Glioblastoma: New Molecular Concepts Pave the Way for Advances in Diagnosis and Treatment

Mairead Mcnamara, S Brandner, SC Thust

Research output: Book/ReportBook

Abstract

Glioblastoma (also known as glioblastoma multiforme), a type of
glioma, is a high-grade brain tumor that develops from the glial cells
surrounding neurons. It is the most common aggressive intrinsic brain
tumor in adults, with the potential to spread rapidly within the brain.
Patients with glioblastoma face a poor prognosis, with median overall
survival of approximately 15 months. However, our growing
understanding of the molecular biology of gliomas means that this
outlook may be improving.
The identification of clinically relevant subgroups defined by
specific genetic mutations is challenging the traditional delineation
between low- and high-grade gliomas that has been based on
histological appearance and imaging. Indeed, it is becoming clear that,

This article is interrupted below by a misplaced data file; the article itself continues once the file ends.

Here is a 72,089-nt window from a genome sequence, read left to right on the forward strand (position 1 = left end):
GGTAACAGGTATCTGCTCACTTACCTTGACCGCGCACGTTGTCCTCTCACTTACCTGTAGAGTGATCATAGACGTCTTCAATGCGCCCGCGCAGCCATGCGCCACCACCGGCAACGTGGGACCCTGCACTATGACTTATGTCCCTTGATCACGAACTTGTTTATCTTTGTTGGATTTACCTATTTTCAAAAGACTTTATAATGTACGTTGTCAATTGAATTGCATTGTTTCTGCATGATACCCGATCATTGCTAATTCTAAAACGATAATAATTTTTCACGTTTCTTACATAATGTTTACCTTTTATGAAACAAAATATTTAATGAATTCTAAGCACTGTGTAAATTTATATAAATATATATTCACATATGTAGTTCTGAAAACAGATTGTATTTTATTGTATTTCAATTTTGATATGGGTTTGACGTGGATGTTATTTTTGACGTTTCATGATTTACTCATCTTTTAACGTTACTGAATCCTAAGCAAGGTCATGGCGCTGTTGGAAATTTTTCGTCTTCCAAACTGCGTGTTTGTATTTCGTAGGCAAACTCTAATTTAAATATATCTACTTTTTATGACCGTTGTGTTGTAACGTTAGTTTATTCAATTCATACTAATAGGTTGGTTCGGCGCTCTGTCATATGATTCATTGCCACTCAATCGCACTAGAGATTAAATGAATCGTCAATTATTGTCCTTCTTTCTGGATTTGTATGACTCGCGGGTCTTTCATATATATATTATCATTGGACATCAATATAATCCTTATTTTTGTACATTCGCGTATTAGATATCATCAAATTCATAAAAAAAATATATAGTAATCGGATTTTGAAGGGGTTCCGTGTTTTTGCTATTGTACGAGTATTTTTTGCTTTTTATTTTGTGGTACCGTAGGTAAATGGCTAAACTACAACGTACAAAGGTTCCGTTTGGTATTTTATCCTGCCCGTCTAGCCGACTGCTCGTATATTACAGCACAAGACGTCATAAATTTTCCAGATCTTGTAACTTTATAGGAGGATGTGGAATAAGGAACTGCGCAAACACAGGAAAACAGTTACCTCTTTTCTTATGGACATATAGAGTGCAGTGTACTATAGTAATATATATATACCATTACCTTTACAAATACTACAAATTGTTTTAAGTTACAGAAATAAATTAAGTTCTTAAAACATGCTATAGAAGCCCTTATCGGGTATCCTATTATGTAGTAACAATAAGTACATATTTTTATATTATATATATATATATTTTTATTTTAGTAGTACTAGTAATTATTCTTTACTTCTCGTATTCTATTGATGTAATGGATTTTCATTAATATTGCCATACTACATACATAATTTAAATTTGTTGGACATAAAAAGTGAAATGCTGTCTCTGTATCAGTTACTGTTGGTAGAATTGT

as a molecular entity, a glioblastoma, which by traditional
classification is a grade IV glioma, may present with a lower grade
initially and then become more aggressive – an important addition to
the established concept.
The care of a patient with a glioblastoma requires a coordinated
approach delivered by a multidisciplinary team, with the aim of
maintaining quality of life for as long as possible. Here, we provide a
concise overview of the diagnosis and management of glioblastoma, as
well as discussion of our emerging understanding of the molecular
drivers that are helping us to delineate different patient subgroups.
These subgroups will, hopefully, allow more targeted treatments in
the future.
This resource will be of interest to all those involved in caring for
patients with this aggressive brain tumor, including neurologists,
neurosurgeons, neuro-oncologists, radiation oncologists, palliative
care specialists, specialist nurses and medical students.

Original languageEnglish
PublisherS. Karger AG
ISBN (Print)9781912776702
Publication statusPublished - 2020

Publication series

NameFast Facts

Keywords

  • Glioblastoma
  • Pathology
  • Radiology
  • Treatment

Research Beacons, Institutes and Platforms

  • Manchester Cancer Research Centre

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